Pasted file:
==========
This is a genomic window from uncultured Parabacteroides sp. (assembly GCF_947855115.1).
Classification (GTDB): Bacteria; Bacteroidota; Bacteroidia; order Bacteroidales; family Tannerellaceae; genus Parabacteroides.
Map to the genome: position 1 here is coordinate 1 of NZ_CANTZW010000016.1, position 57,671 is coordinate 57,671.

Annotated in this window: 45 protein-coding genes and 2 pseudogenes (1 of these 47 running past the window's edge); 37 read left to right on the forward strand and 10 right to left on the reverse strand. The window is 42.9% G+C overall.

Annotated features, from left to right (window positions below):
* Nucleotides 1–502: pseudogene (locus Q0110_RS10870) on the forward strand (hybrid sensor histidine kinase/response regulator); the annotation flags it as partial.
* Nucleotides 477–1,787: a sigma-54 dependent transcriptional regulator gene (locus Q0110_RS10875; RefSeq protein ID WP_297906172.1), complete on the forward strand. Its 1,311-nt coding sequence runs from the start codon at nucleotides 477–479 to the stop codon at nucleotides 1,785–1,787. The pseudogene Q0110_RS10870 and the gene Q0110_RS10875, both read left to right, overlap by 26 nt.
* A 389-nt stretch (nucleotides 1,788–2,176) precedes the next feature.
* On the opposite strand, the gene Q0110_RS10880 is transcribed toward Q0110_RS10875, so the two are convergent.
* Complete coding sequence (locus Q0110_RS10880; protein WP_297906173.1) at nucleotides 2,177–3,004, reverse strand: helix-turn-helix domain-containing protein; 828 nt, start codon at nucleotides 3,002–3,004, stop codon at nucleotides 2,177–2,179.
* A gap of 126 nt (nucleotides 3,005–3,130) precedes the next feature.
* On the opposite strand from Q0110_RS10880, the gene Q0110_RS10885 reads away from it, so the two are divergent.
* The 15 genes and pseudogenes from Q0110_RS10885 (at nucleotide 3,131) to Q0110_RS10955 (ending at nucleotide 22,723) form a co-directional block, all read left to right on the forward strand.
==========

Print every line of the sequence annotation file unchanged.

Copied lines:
This is a genomic window from uncultured Parabacteroides sp. (assembly GCF_947855115.1).
Classification (GTDB): Bacteria; Bacteroidota; Bacteroidia; order Bacteroidales; family Tannerellaceae; genus Parabacteroides.
Map to the genome: position 1 here is coordinate 1 of NZ_CANTZW010000016.1, position 57,671 is coordinate 57,671.

Annotated in this window: 45 protein-coding genes and 2 pseudogenes (1 of these 47 running past the window's edge); 37 read left to right on the forward strand and 10 right to left on the reverse strand. The window is 42.9% G+C overall.

Annotated features, from left to right (window positions below):
* Nucleotides 1–502: pseudogene (locus Q0110_RS10870) on the forward strand (hybrid sensor histidine kinase/response regulator); the annotation flags it as partial.
* Nucleotides 477–1,787: a sigma-54 dependent transcriptional regulator gene (locus Q0110_RS10875; RefSeq protein ID WP_297906172.1), complete on the forward strand. Its 1,311-nt coding sequence runs from the start codon at nucleotides 477–479 to the stop codon at nucleotides 1,785–1,787. The pseudogene Q0110_RS10870 and the gene Q0110_RS10875, both read left to right, overlap by 26 nt.
* A 389-nt stretch (nucleotides 1,788–2,176) precedes the next feature.
* On the opposite strand, the gene Q0110_RS10880 is transcribed toward Q0110_RS10875, so the two are convergent.
* Complete coding sequence (locus Q0110_RS10880; protein WP_297906173.1) at nucleotides 2,177–3,004, reverse strand: helix-turn-helix domain-containing protein; 828 nt, start codon at nucleotides 3,002–3,004, stop codon at nucleotides 2,177–2,179.
* A gap of 126 nt (nucleotides 3,005–3,130) precedes the next feature.
* On the opposite strand from Q0110_RS10880, the gene Q0110_RS10885 reads away from it, so the two are divergent.
* The 15 genes and pseudogenes from Q0110_RS10885 (at nucleotide 3,131) to Q0110_RS10955 (ending at nucleotide 22,723) form a co-directional block, all read left to right on the forward strand.